Introducing the Carbon Border Adjustment Mechanism: A Step Towards Greener European Imports

Introducing the Carbon Border Adjustment Mechanism: A Step Towards Greener European Imports

The European Parliament and EU Member States announced this Tuesday morning that they have adopted an unprecedented mechanism to green the European industrial imports by charging emissions related to their production. Commonly known as a “carbon tax at the borders”, this process will subject imports in several sectors (steel, aluminum, cement, fertilizers, electricity and hydrogen) to EU environmental standards. This „Carbon Border Adjustment Mechanism“ is quite complex and companies importing goods from outside the EU will now have to pay for the material as well as the greenhouse gas emissions and electricity required to produce it. The goal is to turn European companies towards more environmentally friendly internal imports within the Union. A test period will begin in October 2023 and implementation of the mechanism depends on successful negotiations this week on ending free quotas which divide the EU. The European Parliament wants these free quotas to be gradually phased out starting in 2027. In summary, this new mechanism will charge companies for carbon emissions related to their imported products in order to encourage more eco-friendly internal imports within the EU.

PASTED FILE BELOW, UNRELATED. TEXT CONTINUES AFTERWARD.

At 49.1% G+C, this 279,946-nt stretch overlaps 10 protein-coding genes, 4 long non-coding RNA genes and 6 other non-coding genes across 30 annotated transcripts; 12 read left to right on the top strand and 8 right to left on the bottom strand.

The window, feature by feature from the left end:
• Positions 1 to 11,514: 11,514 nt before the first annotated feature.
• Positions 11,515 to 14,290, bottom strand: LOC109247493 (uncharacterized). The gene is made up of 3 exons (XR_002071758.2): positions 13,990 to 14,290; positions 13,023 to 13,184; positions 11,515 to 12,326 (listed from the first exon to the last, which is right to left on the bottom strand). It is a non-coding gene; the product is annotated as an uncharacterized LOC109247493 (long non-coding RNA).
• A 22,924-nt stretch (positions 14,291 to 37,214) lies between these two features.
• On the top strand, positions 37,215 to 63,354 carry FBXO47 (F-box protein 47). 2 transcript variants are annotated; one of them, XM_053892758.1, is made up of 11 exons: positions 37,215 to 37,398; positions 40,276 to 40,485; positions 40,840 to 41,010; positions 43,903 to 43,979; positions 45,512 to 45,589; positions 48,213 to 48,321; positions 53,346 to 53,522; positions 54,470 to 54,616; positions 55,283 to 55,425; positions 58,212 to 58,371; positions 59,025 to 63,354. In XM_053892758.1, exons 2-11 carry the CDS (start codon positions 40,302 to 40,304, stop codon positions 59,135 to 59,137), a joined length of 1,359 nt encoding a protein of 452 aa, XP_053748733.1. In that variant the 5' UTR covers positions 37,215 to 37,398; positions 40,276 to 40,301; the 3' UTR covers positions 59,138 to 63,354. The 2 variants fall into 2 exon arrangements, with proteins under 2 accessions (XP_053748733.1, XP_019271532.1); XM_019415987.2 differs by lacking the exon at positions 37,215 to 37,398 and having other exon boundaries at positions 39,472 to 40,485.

The Basics of Carbon Border Adjustment Mechanism

Carbon border adjustment mechanism (CBAM) is a policy tool used to address the economic impacts of carbon pricing. It applies a fee or rebate at the point of import or export on goods and services based on their embodied emissions. This allows countries to level the playing field with their trading partners, by ensuring that imports from countries without similar carbon pricing policies are subject to the same environmental standards as domestically produced goods and services. CBAM also encourages countries to adopt more stringent climate policies, as it creates an incentive for them to reduce emissions in order to remain competitive in international markets.
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Picture source: Richard Horvath

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